You can also join the conversation and provide feedback on specific areas of interest to you through the webinar and virtual roundtables during the consultation period. 

Once the consultation period has ended any non-confidential submissions will be made available on the IP Australia website and IP Australia will publish a response to the consultation.

We will also consult on any draft legislation for GIs at a later date, should a decision be made to progress GI reform to that stage in Australia.

Frequently Asked Questions (updated November 2020)

Previous consultation:

From 13 August to 13 November 2019, the Australian Government held a public objections process on the GI terms the EU has asked Australia to protect as part of the FTA. This consultation builds on the public objections process by seeking views on how GIs could best be protected as part of a possible Australian GI system to ensure that any possible system is relevant and appropriate to our circumstances.

Register to participate!

You can join the conversation and provide feedback on specific areas of interest to you by providing a written submission, filling out a survey, or through the webinar and virtual roundtables during the consultation period.

  • Webinar - Outline of GI consultation (30 September, 12.00-13.00) Video
  • Roundtables on Standard of protection Paper
    • 13 October, 12.00-13.00  
    • 28 October, 12.00-13.00 
  • Roundtables on Australian use of GIs Paper
    • 15 October, 12.00-13.00
    • 30 October, 12.00-13.00 
  • Roundtables on General Operation of a possible GI System Paper
    • 20 October, 12.00-13.00
    • 4 November, 12.00-13.00
  • Roundtables GIs and Indigenous Knowledge Paper
    • 22 October, 12.00-13.00
    • 5 November, 12.00-13.00

Events

  • Webinar - outline of GI consultation

    From 30 Sep 2020 at 12:00 to 30 Sep 2020 at 13:00

    The webinar will provide a general overview and information on the GIs consultation to stakeholders.

  • Virtual Roundtable - Standard of protection

    From 13 Oct 2020 at 12:00 to 13 Oct 2020 at 13:00

    This roundtable will seek feedback from stakeholders regarding the standard of protection that should apply to a possible new GI right.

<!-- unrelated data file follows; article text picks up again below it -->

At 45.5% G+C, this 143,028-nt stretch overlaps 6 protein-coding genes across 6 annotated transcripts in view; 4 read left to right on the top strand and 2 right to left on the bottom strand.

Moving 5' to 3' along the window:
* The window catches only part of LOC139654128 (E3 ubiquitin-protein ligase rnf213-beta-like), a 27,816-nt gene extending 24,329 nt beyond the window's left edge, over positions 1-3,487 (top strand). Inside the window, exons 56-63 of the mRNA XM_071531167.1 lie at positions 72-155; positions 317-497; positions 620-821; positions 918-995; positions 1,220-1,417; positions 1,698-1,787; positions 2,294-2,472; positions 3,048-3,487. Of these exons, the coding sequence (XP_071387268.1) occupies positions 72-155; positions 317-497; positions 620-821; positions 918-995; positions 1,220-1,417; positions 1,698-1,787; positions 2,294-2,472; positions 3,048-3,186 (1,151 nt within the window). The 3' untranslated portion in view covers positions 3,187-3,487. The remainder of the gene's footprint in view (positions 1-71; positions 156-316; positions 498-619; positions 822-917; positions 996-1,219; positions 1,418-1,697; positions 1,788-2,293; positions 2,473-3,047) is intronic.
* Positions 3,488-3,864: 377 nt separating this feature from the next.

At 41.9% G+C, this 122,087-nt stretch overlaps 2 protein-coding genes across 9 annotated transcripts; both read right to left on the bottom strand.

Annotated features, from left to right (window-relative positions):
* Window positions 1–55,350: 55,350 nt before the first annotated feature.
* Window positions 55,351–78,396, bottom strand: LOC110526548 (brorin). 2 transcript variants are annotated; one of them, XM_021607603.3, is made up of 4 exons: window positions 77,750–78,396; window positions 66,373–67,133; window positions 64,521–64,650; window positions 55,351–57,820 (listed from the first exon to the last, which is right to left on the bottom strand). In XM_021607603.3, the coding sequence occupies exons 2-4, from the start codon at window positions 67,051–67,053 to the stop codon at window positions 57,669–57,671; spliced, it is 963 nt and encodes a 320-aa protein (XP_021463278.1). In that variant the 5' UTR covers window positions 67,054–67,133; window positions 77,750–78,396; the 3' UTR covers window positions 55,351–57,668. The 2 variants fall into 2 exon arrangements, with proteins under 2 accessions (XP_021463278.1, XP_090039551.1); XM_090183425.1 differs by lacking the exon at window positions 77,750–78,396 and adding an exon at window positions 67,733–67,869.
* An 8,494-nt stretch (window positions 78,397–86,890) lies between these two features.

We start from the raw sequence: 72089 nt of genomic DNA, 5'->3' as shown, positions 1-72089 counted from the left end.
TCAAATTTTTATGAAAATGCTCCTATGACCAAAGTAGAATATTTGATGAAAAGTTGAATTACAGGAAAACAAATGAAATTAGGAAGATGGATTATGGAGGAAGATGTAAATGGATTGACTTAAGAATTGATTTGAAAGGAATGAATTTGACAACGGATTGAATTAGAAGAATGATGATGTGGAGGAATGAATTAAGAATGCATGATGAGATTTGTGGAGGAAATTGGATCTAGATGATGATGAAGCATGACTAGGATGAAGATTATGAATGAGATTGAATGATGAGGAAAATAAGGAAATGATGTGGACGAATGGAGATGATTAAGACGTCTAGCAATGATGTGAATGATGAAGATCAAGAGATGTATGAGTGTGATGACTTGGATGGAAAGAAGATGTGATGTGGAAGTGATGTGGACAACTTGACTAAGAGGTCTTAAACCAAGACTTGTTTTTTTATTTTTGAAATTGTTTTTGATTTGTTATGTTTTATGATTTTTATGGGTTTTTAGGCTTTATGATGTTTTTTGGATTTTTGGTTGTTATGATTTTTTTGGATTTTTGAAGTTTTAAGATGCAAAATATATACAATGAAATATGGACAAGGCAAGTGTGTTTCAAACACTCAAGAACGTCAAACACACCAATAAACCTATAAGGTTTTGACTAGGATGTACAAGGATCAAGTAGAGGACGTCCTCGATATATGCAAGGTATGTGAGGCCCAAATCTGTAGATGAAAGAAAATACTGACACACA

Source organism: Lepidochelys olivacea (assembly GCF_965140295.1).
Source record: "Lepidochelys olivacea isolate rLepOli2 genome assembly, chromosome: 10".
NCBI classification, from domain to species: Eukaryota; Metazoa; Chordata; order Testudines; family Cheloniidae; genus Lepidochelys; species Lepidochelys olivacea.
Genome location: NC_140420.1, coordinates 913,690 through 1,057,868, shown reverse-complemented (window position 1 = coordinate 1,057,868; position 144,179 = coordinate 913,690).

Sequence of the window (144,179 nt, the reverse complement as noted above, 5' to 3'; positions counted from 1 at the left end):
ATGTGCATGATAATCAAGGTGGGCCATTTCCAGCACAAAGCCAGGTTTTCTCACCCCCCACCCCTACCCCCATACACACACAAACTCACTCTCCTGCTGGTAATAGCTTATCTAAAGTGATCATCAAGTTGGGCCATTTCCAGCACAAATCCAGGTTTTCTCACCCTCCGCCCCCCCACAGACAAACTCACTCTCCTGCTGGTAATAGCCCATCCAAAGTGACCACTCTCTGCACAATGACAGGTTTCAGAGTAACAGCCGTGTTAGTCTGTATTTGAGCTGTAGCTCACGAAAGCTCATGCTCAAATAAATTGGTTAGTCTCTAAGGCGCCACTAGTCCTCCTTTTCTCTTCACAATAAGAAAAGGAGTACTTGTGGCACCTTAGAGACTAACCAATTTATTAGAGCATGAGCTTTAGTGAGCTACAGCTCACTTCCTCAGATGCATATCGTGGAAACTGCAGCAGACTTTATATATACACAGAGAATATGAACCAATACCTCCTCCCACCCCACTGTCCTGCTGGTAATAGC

• Virtual Roundtable - Australian use of GIs

    From 15 Oct 2020 at 12:00 to 15 Oct 2020 at 13:00

    This roundtable will seek feedback from stakeholders regarding the value of GIs to Australians.

  • Virtual Roundtable - General operation of a possible GI system

    From 20 Oct 2020 at 12:00 to 20 Oct 2020 at 13:00

    The roundtable will seek feedback from stakeholders regarding the general operation of a possible new Australian GI system.

  • Virtual Roundtable - GIs and Indigenous Knowledge

    From 22 Oct 2020 at 12:00 to 22 Oct 2020 at 13:00

    This roundtable will gauge interest and possible opportunities for producers of authentic indigenous products in using GIs.

  • Virtual Roundtable - Standard of protection

    From 28 Oct 2020 at 12:00 to 28 Oct 2020 at 13:00

    This roundtable will seek feedback from stakeholders regarding the standard of protection that should apply to a possible new GI right.

  • Virtual Roundtable - Australian use of GIs

    From 30 Oct 2020 at 12:00 to 30 Oct 2020 at 13:00

    This roundtable will seek feedback from stakeholders regarding the value of GIs to Australians.

  • Virtual Roundtable - General operation of a possible GI system

    From 4 Nov 2020 at 12:00 to 4 Nov 2020 at 13:00

    The roundtable will seek feedback from stakeholders regarding the general operation of a possible new Australian GI system.

  • Virtual Roundtable - GIs and Indigenous Knowledge

    From 5 Nov 2020 at 12:00 to 5 Nov 2020 at 13:00

    This roundtable will gauge interest and possible opportunities for producers of authentic indigenous products in using GIs.

Audiences

  • Innovators/Business
  • IP attorney profession
  • Government
  • Applicants/Rights holders
  • Thought leaders
  • Delivery partners

Interests

  • Trade marks
  • Geographical Indications